If you can’t tell, I’m really passionate about this topic. You can be sure I’ll be writing about the benefits of living modestly a lot more in the future. I have a lot more examples of how it’s changed our lives.

What do you think of the concept of living modestly?

By John

My name is John and I'm a working dad with 4 beautiful children. I'm a full time blogger and entrepreneur. These are my musings. I hope you enjoy.

7 replies on “The Value of Living Modestly”

I think way too often living modestly is confused with living in poverty. It doesn’t mean you can’t have a nice home and car and do fun things. What it does mean is you don’t need a 10,000 square foot home and a Ferrari to be happy. Most people will tell you that it is people and memories that have brought them the most joy but seem to forget that when they go out and blow their money on stuff they don’t need but want.

It’s like the U2 song says “You can never get enough of what you don’t really need.”

That’s funny. I just created a draft blog post about modestly isn’t about living like a cheapskate, but poverty might be better.

I’m also reminded of Dave Ramsey’s famous phrase, “Live now like no one else so that later you can live like no one else.” Sometimes sacrifice is good for you.

I think the discussion of finding joy in life is an even larger discussion and is related but somewhat different. Money definitely can help a lot of things. There’s a definite balance to it all.

I love this idea – I think I’ve always been taught to “live with my means”, but this puts it in a different perspective. My husband and I always talk about how we don’t really feel like we need a ton of money to be comfortable – and as our income grows, I’m finding it more tempting to be a little less frugal. However, I have recently started putting all our extra from the month before into savings, and just keeping what we need that month for the basics (and a little fun) in our checking account. I’ve found this to be really helpful, and I enjoy watching my savings account grow by a good amount each month.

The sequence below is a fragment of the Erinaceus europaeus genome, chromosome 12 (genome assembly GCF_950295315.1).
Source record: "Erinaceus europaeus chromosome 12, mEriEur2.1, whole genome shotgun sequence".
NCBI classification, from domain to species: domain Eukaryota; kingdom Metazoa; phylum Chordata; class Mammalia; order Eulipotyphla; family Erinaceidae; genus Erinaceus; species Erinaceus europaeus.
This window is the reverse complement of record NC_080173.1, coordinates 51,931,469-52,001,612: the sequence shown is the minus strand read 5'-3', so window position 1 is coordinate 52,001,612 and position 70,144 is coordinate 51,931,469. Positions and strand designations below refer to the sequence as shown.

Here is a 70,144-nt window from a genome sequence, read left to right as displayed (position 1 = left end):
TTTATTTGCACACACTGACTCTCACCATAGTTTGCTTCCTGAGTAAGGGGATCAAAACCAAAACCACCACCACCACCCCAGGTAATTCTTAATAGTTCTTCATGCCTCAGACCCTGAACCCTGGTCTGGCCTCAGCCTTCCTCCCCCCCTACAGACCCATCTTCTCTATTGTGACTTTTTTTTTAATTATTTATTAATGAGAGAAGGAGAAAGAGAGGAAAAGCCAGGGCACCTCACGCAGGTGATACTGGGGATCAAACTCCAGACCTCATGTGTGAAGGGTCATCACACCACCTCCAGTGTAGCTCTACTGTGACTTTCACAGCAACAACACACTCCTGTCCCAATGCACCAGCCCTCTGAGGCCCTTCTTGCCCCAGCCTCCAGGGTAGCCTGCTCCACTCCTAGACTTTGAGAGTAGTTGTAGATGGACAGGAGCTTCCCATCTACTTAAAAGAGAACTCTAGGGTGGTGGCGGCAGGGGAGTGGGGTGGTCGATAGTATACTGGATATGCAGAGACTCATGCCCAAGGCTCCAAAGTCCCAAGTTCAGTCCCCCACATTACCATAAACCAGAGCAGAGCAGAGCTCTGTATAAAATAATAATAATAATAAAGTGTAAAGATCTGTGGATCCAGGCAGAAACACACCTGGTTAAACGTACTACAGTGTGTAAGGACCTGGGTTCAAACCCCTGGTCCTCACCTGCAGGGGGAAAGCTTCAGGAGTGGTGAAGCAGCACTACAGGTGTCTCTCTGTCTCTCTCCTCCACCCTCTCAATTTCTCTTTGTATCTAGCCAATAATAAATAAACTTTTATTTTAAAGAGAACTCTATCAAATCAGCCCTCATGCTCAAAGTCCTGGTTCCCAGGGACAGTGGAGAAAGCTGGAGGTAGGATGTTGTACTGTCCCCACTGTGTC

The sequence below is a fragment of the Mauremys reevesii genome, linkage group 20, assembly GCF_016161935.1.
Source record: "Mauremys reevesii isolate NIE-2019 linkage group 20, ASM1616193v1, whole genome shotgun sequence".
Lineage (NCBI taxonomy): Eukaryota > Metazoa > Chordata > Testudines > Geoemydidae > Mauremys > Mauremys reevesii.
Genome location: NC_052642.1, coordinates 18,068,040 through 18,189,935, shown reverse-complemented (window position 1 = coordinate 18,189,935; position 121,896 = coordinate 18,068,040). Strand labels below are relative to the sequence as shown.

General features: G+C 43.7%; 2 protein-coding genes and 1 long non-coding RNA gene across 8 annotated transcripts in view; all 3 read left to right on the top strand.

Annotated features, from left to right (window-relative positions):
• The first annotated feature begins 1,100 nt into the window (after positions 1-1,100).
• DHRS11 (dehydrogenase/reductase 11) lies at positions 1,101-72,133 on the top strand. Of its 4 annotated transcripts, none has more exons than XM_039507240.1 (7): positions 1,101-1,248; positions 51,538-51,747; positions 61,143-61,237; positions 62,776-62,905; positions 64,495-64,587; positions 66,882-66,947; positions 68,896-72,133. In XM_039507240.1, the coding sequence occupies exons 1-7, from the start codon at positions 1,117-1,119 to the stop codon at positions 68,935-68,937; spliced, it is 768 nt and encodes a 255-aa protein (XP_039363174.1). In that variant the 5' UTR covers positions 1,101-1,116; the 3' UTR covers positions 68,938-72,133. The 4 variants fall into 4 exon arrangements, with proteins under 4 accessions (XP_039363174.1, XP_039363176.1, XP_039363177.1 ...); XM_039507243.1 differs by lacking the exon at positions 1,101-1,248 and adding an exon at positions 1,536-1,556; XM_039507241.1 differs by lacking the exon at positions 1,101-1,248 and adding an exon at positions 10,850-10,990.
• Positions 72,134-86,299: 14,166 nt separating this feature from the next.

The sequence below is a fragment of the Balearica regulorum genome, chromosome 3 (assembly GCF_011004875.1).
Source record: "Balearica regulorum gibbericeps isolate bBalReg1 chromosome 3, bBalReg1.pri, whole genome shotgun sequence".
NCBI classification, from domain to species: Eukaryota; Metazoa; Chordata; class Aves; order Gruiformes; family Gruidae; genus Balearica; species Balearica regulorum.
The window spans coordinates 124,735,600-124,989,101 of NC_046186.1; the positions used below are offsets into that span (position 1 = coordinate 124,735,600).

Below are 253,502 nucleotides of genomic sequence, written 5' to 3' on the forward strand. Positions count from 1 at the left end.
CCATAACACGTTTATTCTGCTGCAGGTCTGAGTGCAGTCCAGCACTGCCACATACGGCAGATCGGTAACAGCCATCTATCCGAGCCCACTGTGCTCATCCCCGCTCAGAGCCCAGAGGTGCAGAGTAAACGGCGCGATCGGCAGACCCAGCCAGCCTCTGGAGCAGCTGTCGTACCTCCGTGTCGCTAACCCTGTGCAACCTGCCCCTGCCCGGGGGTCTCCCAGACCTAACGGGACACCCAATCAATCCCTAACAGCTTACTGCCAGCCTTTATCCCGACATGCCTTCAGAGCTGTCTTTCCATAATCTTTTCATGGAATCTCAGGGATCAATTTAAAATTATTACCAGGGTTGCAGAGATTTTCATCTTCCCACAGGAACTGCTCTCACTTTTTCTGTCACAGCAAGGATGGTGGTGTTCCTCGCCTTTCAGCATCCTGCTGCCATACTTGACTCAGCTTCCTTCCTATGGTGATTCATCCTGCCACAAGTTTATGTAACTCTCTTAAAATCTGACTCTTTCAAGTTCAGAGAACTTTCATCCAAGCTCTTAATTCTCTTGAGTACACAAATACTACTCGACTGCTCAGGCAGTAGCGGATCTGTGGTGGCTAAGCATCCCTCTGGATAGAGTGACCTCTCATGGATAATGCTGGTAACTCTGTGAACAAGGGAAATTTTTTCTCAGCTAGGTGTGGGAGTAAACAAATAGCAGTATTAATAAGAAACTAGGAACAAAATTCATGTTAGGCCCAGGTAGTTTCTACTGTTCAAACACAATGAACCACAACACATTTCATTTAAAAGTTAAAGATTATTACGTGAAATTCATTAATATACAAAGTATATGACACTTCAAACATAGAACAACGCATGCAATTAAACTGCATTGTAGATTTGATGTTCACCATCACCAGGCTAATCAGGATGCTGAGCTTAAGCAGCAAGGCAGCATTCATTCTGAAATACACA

Glad you liked the new perspective. What you consider “living modestly” definitely grows over time, but you can do that while still keeping a big chunk of change for savings. Plus, your savings can be used for bigger things that are like “spoiling” yourself as well. As your savings grows, you’ll be able to do more big things that you would have never thought even possible when you were just living within your means.

I think you have a good plan. I have a future post that talks about being too frugal and its costs. Not to mention what living modestly meant when we went to buy a house, a minivan and a new car all in the same year.

Excellent post, John. Another approach to personal finances that I strive to adopt is evaluating the return on investment. It’s difficult to justify buying a $80K sports car with this mindset. On the other hand, an education may pay a huge return despite being an expensive investment. Bad financial decisions are often made when emotion is too big a part of the equation.

I like that idea as well, but most people aren’t good at calculating the ROI. Plus, there are some things in life that you should buy that don’t have an ROI. Although, with big investments it can make sense.

Plus, to use your example, I have a friend who bought a Lamborghini and he said it was the best investment he made because of the deals he was able to close using it. So, there’s always that calculation as well.